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In the Northern Graves – the oldest winegrowing terroir in Bordeaux dating back 2,000 years – Château Brown lies in the heart of the young Pessac-Léognan appellation created in 1987 by André Lurton, a key winegrowing figure in Bordeaux.
Bordered by vast forests and built-up areas (the towns of Gradignan, Villenave d’Ornon and Léognan), the vineyards enjoy a micro-climate that is ideal for the grape ripening process and therefore the quality of the wine.
Château Brown covers some 60 hectares, including 31 hectares of vines in a single stretch: 26 hectares for reds and 5 ha for whites. For the red wines, the vineyard comprises a majority of Cabernet Sauvignon (55%) and Merlots (40%), plus 5% of Petit Verdot. The varieties on the plots dedicated to white wines are 70% Sauvignon and 30% Semillon.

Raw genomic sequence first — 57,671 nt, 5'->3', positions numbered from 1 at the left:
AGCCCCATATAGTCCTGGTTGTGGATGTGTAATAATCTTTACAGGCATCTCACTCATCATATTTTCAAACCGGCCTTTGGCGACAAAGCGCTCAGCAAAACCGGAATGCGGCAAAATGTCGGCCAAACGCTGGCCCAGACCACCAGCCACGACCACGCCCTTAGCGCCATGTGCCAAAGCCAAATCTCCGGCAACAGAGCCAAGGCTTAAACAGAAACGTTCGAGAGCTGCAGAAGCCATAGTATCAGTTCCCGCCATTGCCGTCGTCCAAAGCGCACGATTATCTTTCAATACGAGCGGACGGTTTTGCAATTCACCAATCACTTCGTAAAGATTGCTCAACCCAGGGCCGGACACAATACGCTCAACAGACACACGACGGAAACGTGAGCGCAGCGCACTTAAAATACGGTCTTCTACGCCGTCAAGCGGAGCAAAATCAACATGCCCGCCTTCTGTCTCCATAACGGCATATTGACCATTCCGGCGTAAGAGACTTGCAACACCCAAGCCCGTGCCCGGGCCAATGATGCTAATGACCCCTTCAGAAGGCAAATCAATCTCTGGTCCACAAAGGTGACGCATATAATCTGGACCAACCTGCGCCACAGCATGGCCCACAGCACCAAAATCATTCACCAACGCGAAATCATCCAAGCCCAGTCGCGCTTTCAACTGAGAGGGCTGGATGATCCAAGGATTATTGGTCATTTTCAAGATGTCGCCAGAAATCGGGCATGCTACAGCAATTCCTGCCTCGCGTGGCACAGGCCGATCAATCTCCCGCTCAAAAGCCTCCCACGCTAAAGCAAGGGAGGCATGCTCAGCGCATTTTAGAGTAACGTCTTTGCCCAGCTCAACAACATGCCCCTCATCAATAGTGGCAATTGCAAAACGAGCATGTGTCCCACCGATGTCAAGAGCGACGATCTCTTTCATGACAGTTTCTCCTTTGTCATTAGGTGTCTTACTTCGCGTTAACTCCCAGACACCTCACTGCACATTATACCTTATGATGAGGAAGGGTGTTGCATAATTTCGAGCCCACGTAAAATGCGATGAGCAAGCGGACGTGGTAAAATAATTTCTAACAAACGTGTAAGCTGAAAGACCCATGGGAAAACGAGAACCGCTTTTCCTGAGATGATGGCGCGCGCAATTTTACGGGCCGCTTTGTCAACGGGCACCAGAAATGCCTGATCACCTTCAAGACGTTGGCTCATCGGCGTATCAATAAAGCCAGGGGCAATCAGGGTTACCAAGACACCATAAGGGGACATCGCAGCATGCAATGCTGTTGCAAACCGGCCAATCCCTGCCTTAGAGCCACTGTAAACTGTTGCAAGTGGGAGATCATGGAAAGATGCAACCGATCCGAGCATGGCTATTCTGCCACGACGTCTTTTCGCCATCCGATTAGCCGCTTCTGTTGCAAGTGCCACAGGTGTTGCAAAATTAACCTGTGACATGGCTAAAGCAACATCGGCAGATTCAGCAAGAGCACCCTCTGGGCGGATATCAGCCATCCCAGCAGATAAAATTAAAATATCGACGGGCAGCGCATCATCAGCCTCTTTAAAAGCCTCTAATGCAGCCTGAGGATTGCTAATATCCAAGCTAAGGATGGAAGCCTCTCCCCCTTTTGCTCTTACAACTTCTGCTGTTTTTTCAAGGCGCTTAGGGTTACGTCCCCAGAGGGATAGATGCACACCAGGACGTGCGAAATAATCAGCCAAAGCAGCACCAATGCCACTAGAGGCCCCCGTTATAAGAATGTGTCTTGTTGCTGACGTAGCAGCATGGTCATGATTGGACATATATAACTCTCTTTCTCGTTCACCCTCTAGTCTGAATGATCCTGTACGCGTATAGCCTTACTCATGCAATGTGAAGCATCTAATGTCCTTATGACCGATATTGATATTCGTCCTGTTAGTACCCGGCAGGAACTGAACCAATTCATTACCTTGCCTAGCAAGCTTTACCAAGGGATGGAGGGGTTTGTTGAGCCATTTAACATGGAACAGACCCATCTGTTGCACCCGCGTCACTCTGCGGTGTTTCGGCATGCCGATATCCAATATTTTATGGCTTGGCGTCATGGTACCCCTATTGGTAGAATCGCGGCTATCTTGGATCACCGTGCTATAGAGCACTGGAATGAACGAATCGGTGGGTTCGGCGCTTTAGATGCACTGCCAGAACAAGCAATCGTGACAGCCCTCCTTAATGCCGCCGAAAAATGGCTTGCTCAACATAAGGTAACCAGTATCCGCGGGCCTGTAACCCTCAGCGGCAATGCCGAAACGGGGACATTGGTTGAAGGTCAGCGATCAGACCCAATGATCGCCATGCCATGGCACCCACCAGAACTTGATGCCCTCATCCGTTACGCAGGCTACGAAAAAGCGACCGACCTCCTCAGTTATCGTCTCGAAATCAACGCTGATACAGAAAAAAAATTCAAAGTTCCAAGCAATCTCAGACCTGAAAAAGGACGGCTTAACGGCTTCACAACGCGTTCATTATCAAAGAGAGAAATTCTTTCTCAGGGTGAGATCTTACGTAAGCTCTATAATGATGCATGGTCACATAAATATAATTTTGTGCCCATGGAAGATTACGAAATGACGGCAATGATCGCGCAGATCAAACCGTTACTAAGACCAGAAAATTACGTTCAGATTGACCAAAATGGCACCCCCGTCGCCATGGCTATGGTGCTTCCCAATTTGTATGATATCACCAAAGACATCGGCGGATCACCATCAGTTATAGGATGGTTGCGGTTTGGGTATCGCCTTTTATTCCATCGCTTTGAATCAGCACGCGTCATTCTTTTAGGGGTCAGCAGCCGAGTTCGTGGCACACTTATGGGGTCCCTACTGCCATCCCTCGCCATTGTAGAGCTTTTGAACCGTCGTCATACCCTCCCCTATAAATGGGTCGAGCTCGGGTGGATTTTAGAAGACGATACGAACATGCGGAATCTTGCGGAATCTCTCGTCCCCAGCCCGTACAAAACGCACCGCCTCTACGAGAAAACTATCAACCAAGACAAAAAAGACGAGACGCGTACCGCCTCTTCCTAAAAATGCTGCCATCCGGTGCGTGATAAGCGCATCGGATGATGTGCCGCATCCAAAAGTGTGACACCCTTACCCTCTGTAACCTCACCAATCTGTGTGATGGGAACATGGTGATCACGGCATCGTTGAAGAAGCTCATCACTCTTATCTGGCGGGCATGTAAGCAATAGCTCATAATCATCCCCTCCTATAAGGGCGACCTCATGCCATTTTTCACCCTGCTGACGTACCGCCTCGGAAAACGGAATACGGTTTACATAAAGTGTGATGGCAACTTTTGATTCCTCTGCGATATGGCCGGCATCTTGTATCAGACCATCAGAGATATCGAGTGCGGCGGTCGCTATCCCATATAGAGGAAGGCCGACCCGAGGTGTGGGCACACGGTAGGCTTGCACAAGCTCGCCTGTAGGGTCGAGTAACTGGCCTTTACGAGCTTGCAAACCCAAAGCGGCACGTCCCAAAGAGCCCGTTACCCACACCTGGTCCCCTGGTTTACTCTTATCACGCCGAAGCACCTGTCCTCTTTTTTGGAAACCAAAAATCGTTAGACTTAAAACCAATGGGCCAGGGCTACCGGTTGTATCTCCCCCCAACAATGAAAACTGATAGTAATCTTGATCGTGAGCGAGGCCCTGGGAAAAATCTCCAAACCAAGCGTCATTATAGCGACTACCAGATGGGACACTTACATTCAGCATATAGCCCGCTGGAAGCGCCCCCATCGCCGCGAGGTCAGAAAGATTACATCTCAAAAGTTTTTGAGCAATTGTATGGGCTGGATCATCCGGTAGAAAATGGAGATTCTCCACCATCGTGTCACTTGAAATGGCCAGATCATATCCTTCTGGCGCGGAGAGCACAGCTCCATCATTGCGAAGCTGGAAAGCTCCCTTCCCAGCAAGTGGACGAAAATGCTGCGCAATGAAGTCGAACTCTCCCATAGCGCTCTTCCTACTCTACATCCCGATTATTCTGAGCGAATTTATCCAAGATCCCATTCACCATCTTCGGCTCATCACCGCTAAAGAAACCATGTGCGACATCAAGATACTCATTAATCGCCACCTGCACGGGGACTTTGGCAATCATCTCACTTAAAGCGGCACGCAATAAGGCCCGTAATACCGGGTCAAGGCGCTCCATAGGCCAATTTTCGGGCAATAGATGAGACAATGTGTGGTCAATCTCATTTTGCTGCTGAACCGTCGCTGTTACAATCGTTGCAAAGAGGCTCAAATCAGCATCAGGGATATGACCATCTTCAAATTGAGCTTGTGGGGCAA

The vineyard is planted with a density of 7,400 vines per hectare on two gravel ridges, one in the northern half of the estate and one in the south, rising to a height of 23m. The highest plots of deep gravel with the very best drainage and exposure to the sun are dedicated to Cabernet Sauvignon, while Merlot is planted on the clay-gravel soils. The vines reserved for making white wines are planted on the soils with the most sand and clay.
The terroir as a whole comprises a majority of fine gravel mixed in with alios, a ferruginous and sandy soil.